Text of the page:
Cepher Blog

Welcome to the Journey

Mag – Four


How is your French? I have been attempting to learn, and have discovered that had I learned it in high school when I had the chance it may be just a little simpler for me now. However, like everything else in my life I chose the High-Road–never went to more than two French classes in high school, which was one more than any math class. Apparently, I went to high school to play football, which cost me my left ankle, right knee, and my gut/pancreas; all that just to ultimately turn down every scholarship that was offered me–that will show them! All my life–“That will show them!”. The irony to it all is that after all the times I “cut my nose off to spite my face”, my nose is gigantic! Scar tissue?

In all the ups and downs while writing this blog during the past year I have had a great time, and I wish to thank you all for accompanying  me on this little journey. I have no idea what the future holds, and I am not sure if I will be back here again, but if I am not I would like to leave you with this little bit of wisdom; wisdom, because I learned it from someone else.

How strange is the lot of us mortals! Each of us is here for a brief sojourn; for what purpose he knows not, though he sometimes thinks he senses it. But without deeper reflection one knows from daily life that one exists for other people — first of all for those upon whose smiles and well-being our own happiness is wholly dependent, and then for the many, unknown to us, to whose destinies we are bound by the ties of sympathy. A hundred times every day I remind myself that my inner and outer life are based on the labors of other men, living and dead, and that I must exert myself in order to give in the same measure as I have received and am still receiving…

“I have never looked upon ease and happiness as ends in themselves — this critical basis I call the ideal of a pigsty. The ideals that have lighted my way, and time after time have given me new courage to face life cheerfully, have been Kindness, Beauty, and Truth. Without the sense of kinship with men of like mind, without the occupation with the objective world, the eternally unattainable in the field of art and scientific endeavors, life would have seemed empty to me. The trite objects of human efforts — possessions, outward success, luxury — have always seemed to me contemptible.

“My passionate sense of social justice and social responsibility has always contrasted oddly with my pronounced lack of need for direct contact with other human beings and human communities. I am truly a ‘lone traveler’ and have never belonged to my country, my home, my friends, or even my immediate family, with my whole heart; in the face of all these ties, I have never lost a sense of distance and a need for solitude…”

 “My political ideal is democracy. Let every man be respected as an individual and no man idolized. It is an irony of fate that I myself have been the recipient of excessive admiration and reverence from my fellow-beings, through no fault, and no merit, of my own. The cause of this may well be the desire, unattainable for many, to understand the few ideas to which I have with my feeble powers attained through ceaseless struggle. I am quite aware that for any organization to reach its goals, one man must do the thinking and directing and generally bear the responsibility. But the led must not be coerced, they must be able to choose their leader. In my opinion, an autocratic system of coercion soon degenerates; force attracts men of low morality… The really valuable thing in the pageant of human life seems to me not the political state, but the creative, sentient individual, the personality; it alone creates the noble and the sublime, while the herd as such remains dull in thought and dull in feeling.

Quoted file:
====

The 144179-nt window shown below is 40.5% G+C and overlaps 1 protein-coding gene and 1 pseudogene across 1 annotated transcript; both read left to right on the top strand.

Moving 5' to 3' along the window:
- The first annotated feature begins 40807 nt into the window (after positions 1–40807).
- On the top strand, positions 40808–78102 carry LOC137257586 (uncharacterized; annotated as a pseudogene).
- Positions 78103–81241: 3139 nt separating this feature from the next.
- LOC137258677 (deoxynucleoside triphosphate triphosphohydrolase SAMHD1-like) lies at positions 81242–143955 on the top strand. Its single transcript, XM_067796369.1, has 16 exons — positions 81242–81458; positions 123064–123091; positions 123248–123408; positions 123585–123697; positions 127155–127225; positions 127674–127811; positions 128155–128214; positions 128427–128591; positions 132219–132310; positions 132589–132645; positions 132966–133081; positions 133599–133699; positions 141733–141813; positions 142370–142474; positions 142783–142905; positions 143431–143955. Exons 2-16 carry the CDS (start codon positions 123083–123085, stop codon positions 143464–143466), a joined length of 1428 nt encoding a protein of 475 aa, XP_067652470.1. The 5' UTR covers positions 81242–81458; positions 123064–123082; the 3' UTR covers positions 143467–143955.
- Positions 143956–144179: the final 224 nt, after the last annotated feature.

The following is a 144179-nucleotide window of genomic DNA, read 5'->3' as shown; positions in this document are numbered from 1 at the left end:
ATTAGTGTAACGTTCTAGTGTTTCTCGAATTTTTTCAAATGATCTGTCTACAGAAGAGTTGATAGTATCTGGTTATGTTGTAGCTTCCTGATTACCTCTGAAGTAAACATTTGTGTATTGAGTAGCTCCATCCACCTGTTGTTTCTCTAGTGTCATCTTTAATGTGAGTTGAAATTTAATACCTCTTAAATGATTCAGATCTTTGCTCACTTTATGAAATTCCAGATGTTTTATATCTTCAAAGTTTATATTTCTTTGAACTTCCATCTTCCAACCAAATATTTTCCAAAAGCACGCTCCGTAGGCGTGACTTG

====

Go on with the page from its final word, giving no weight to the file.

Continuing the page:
“This topic brings me to that worst outcrop of herd life, the military system, which I abhor… This plague-spot of civilization ought to be abolished with all possible speed. Heroism on command, senseless violence, and all the loathsome nonsense that goes by the name of patriotism — how passionately I hate them!

“The most beautiful experience we can have is the mysterious. It is the fundamental emotion that stands at the cradle of true art and true science. Whoever does not know it and can no longer wonder, no longer marvel, is as good as dead, and his eyes are dimmed. It was the experience of mystery — even if mixed with fear — that engendered religion. A knowledge of the existence of something we cannot penetrate, our perceptions of the profoundest reason and the most radiant beauty, which only in their most primitive forms are accessible to our minds: it is this knowledge and this emotion that constitute true religiosity. In this sense, and only this sense, I am a deeply religious man… I am satisfied with the mystery of life’s eternity and with a knowledge, a sense, of the marvelous structure of existence — as well as the humble attempt to understand even a tiny portion of the Reason that manifests itself in nature.”

Albert Einstein (signature)       A.Einstein

That saddest thing of all is that no matter how many times I went the wrong way in my younger years, my children refuse to believe that just maybe I have already been there and know what is waiting for them there. It was after watching my children and talking to hundreds of other parents that have done and watched the same, that I finally learned the reason the Tower of Babel failed. It is the same reason why human beings cannot learn through the mistake of history. If we do not experience personally the pains of defeat we will not completely understand or appreciate the Victory of our Creator.

Thank you all for accompanying me on this fantastic journey! Good-by for now, and may the Lord help us all.

                      1Corinthians 1:18


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